The next morning I was taken by car to the ancient walled city of Pingyao, about 100 km from Taiyuan, which was the centre of banking in China in the 19th century.  In the afternoon, we visited the new Shanxi Museum in Taiyuan, which has an extensive collection of Neolithic and bronze-age artefacts.  Shanxi (especially around the bend of the Yellow River) is regarded as the cradle of Chinese civilisation.  That evening, dinner was in an excellent small family restaurant.

On Monday morning, I had research discussions with Prof. Li and some of his colleagues and students. 
RLJ with Prof. Sidian Li (on my left) and colleagues at Shanxi University.

After lunch, I caught a flight to Xi’an, where I was met at airport by a student from Prof. Fuyi Chen’s group at Northwestern Polytechnic University. 
26-27 November (Xi’an)

On Tuesday morning I went to see the World famous 2000 year old Terracotta Warriors, near the tomb of Emperor Qin Shi Huang (the first emperor of China) close to Xi’an.  I had visited the site in 1992 but since then many more warriors have been uncovered and there is now an extensive museum.  In the afternoon I was taken to the Wild Goose Pagoda and Buddhist temple in Xi’an.


On Wednesday morning, I presented a research seminar “Combining theory and experiment to determine the structures of nanoalloys” at Northwestern Polytechnic University.  My host Prof. Fuyi Chen spent 2 years as a postdoctoral researcher in my group at Birmingham from 2005-07.

With Prof. Fuyi Chen (NWPU).

In the afternoon, I took a flight to Nanjing.  I was met at the airport by two students from Prof. Fengqi Song’s group at Nanjing University. 
28-30 November 2013 (Nanjing)

On Thursday morning I presented the research seminar “Combining theory and experiment to determine the structures of gas phase clusters” at Nanjing University.  After a quick lunch and car ride across Nanjing, I then gave another seminar “Combining theory and experiment to determine the structures of nanoalloys” at Southeast University.

On Friday morning, I had research discussions with Prof. Song  and research students at Nanjing University.  The afternoon was spent doing some shopping for Christmas presents to take home and sight-seeing in Nanjing, guided by three students from Nanjing University.  We visited Nanjing Museum, the Imperial Examination Schools and a Confucian Temple.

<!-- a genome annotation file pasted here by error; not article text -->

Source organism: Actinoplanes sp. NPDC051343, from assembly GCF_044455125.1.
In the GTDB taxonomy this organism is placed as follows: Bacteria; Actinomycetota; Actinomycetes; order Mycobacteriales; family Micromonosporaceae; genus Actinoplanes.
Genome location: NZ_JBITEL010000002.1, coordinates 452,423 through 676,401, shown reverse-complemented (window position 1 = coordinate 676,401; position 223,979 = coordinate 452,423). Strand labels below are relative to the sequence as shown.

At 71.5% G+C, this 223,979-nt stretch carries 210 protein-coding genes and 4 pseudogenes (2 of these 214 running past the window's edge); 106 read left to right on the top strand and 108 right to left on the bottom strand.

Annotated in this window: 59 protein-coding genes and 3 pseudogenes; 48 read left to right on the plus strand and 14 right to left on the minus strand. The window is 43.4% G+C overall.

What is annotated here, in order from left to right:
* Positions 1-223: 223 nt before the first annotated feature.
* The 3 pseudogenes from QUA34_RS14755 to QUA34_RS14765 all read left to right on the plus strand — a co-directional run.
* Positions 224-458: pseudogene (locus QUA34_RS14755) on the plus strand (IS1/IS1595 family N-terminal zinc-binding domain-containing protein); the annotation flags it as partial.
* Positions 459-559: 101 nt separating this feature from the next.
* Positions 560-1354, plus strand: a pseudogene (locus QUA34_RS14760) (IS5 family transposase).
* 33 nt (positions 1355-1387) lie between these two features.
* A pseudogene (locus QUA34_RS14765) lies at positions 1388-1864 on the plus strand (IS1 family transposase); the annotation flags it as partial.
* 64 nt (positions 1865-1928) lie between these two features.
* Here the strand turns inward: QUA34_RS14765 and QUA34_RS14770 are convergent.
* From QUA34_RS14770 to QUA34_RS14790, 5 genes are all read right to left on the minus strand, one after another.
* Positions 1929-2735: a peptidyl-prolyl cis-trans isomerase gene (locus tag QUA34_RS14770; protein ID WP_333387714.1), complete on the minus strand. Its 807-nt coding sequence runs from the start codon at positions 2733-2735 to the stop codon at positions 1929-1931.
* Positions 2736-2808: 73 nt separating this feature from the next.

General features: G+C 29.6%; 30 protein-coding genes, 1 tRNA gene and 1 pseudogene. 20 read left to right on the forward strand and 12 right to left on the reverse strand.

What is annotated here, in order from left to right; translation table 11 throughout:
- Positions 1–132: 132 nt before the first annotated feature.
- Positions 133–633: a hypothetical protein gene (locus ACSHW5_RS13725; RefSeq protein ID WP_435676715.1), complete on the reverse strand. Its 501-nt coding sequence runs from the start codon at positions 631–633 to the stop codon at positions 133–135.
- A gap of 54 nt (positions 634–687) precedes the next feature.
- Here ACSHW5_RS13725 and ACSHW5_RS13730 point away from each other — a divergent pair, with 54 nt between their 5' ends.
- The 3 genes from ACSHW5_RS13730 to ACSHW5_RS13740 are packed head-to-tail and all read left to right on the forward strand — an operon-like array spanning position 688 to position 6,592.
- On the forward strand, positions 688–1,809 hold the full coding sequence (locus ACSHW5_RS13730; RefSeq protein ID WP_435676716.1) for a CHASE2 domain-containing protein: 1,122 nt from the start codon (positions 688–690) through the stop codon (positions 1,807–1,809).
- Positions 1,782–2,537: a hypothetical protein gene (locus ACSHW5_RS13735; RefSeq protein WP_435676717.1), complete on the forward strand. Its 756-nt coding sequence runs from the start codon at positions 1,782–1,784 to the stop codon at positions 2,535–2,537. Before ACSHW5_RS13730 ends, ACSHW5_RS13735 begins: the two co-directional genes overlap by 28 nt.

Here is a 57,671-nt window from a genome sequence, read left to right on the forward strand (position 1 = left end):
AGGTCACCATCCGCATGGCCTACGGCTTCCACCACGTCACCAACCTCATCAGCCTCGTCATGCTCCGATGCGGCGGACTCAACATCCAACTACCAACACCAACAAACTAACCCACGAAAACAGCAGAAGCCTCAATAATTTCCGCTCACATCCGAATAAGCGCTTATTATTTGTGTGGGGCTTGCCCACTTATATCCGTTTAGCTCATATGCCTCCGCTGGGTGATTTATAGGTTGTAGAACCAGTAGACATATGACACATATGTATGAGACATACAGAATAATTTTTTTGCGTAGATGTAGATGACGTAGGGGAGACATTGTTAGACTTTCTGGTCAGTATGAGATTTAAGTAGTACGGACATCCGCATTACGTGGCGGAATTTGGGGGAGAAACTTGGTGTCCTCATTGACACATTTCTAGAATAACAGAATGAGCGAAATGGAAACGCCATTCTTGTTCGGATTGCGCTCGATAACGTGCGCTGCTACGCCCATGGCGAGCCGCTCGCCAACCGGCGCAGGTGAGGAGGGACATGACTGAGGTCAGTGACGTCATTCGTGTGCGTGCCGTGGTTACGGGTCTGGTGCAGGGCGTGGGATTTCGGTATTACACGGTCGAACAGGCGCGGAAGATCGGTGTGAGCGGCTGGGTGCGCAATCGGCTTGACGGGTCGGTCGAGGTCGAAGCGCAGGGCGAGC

With Prof. Fengqi Song (on my left) and students at Nanjing University.

On Saturday, the last day of my Chinese trip, we travelled by car to the Han dynasty tombs at Yangzhou, about 50 km from Nanjing, across the Yangtse River.  In the afternoon I was driven to Nanjing airport for the first leg of my trip home via Guangzhou and Dubai.

I am very grateful to the RSC-SAFEA programme for funding my travel to China and some of my additional expenses.  Special thanks are due to Dr Kathleen Too and colleagues at the RSC in Cambridge and Prof. David Evans (Chair of the RSC Beijing Local Section).  I would also like to thank the University of Birmingham (including Carol Wang in the University of Birmingham Guangzhou Centre) and my hosts at all of the universities that I visited for their very kind and generous hospitality and to the postgraduate students who acted as my guides throughout my visit.  The impetus for the visit came from an initial invitation to speak at a conference organised by Prof. Daojian Cheng (Beijing University of Chemical Technology) who was my overall host in China, so I also send him my sincere thanks.  Finally, I thank the many undergraduate and postgraduate students who I talked to and who made my visit so interesting.
Posted by Kathleen Too on Mar 25, 2014 10:09 AM Europe/London